Counterfeiting an alternate reality: olo

olo, an artist, works with the theme "forgery". His make-believe world will leave you with a chill.

Interview & Text: Yusuke Shono, Translation: Go Hirose

olo (read “oh-el-oh”) is an artist that creates works based on the philosophy of “imaginary” and “counterfeit”. His real identity are undisclosed and he exhibits his work in an unofficial impromptu style. On more than one occasion, he’s created enough gossip on the internet to cause a stir, by distributing his unique sense of humor and irony embedded in his newspaper series prank. He is also the creator of imaginary paper banknotes or currency. He receives orders for creating “currency” for all different kinds of use. Ever since childhood he has been obsessed with a fascination for banknotes. Intricate designs born through his relentless research into banknotes, even though they are imaginary, have helped create a very real existence leaving an impression with their beauty, that only paper banknotes could portray. Recently a series of graphics from a parallel world called “Rinsetsu-Sekai” (The World Next Door) has gathered acclaim. This work has a mysterious charm that stimulates your imagination.

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The first imaginary banknote you created was three years ago. Did you make this work for yourself?
Yes. I just came up with the idea all of the sudden. I was also forced to work overtime and this really made me angry. So I decided that when I got home, I would make a thousand yen bill. There is a character in the anime “Nichijo” that doesn’t want to have the “Boys Love” manga she wrote herself to be seen by a cop. She pulls out a 1000 yen bill to give to the cop and begs to be left alone. Suddenly remembering this story under stress from work triggered me to create this bill. To release stress.. you know?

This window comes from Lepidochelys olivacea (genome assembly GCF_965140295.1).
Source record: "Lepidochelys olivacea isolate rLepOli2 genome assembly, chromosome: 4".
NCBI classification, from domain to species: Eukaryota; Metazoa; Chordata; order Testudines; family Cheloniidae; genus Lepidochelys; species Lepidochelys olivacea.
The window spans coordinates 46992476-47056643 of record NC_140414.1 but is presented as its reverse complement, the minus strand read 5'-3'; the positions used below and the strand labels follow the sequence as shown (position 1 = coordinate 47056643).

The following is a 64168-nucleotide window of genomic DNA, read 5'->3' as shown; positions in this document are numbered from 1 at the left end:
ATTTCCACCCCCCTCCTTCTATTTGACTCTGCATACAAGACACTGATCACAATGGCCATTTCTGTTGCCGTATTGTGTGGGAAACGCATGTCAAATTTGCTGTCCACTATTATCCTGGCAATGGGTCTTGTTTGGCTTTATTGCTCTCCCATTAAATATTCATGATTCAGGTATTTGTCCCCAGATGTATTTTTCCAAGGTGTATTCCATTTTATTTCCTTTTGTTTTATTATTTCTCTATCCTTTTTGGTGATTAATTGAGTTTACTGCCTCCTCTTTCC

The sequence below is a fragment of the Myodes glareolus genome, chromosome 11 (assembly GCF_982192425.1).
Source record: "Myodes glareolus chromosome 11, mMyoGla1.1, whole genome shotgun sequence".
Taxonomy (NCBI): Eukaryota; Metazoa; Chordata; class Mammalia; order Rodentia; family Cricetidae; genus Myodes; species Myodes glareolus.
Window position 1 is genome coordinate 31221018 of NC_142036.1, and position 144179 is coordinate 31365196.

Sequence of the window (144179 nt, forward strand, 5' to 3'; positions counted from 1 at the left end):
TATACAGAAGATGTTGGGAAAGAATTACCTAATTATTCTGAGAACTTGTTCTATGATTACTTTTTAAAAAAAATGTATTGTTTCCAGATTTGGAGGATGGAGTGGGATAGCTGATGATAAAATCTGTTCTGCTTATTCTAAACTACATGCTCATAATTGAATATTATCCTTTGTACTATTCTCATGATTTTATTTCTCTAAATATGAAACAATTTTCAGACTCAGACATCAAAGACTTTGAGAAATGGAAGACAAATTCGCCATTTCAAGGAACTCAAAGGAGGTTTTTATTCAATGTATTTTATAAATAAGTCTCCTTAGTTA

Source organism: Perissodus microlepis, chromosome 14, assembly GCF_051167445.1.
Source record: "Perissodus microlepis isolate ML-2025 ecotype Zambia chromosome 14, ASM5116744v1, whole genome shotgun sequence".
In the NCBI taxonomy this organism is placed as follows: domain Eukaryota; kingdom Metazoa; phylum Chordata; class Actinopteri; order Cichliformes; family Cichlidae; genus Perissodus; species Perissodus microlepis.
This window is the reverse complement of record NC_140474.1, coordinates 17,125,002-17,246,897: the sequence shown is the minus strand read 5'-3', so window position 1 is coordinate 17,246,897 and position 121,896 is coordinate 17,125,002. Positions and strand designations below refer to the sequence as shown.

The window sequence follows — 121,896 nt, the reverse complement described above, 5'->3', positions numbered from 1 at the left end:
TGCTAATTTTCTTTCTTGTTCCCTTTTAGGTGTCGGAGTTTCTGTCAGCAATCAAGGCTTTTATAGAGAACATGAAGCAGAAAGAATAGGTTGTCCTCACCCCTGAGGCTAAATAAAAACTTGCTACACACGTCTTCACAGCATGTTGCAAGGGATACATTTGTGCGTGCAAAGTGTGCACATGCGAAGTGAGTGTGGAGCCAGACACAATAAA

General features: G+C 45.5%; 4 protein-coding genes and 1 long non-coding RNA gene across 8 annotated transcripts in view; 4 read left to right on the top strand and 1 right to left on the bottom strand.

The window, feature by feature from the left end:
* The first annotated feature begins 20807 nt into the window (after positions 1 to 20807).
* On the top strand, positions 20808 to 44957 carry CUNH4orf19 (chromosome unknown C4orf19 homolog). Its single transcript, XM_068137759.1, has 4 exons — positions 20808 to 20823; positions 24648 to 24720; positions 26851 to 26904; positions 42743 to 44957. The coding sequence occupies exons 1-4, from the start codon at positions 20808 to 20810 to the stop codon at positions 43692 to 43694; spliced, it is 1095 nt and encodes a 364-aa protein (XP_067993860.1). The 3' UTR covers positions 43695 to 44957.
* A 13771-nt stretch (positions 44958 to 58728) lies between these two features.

After creating that one thousand yen bill, you created one bill after another?
I couldn’t draw but I was creating Flash animation. I liked creating stories. I thought I could create a part of this world by creating banknotes. If a banknote exists that means that some country is creating that banknote. It’s a fragment of something larger. In this way I think it’s a piece of a larger story.

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“Counterfeit” creation is a part of your style. Why do you focus on “counterfeiting”?
For example even if it’s an object or a banknote, a “counterfeit” being destroyed doesn’t bother me. If you destroy a real 10,000 yen bill, because your in the mood to burn one, it’s gone for good. But burning a copy or replica can make you “feel” the same emotion as burning the real thing. This thinking is the foundation of why I do what I do. I create a replica and do what I want to it. All within the boundaries of the law of course.

Are some of the works that you release done anonymously?
Well, yes they are. In the past I made a counterfeit newspaper article about a new law that outlaws Valentine’s Day in Japan called “New Law Passed Outlawing the Specific Bestowal of Sweets as Gifts”. This was something that I posted on my blog and was spread by being reposted elsewhere. There is a page that lists all of the counterfeit newspapers, but it states that the origin of these newspapers are not clear. Now that I think about this, it was a very abstract event.

Your style of not disclosing your real name is a style that works in the age of the internet.
If many people think it’s interesting, people will spread the work. In that sense I think it’s easy to distinguish if people think it’s interesting or not.

You wrote in the past that you were interested in the phenomenon of diagrams and pictures influencing people. Does this come from the same chain of thought?
For the counterfeit imaginary currency I create them base on a different concept from the newspaper spreading concept. Just having something printed on a rectangular piece of paper doesn’t make it look like a banknote or bill. But if there is a certain type of pattern, then it can sometimes look like a bill. There is some kind of logic that can be explained behind what makes something look like money. What are essential factors that make something look like a banknote? On the other hand what can be truncated? Regarding the counterfeit banknotes, these works serve the purpose of researching this topic.

When it comes to banknotes, creating them can test the law sometimes. Are you cautious from in this aspect?
Yes I am careful. I research the laws myself and do whats necessary to stay within the law. For example I don’t use existing currency units. Or I don’t print the reverse side of the currency to avoid being mistaken for real currency. I want to create something that creates the illusion of real currency, but anyone from around the globe can tell it’s not real. As the artist Gempei Akasegawa has proven, you can easily be arrested. In that sense you’ve got to be careful.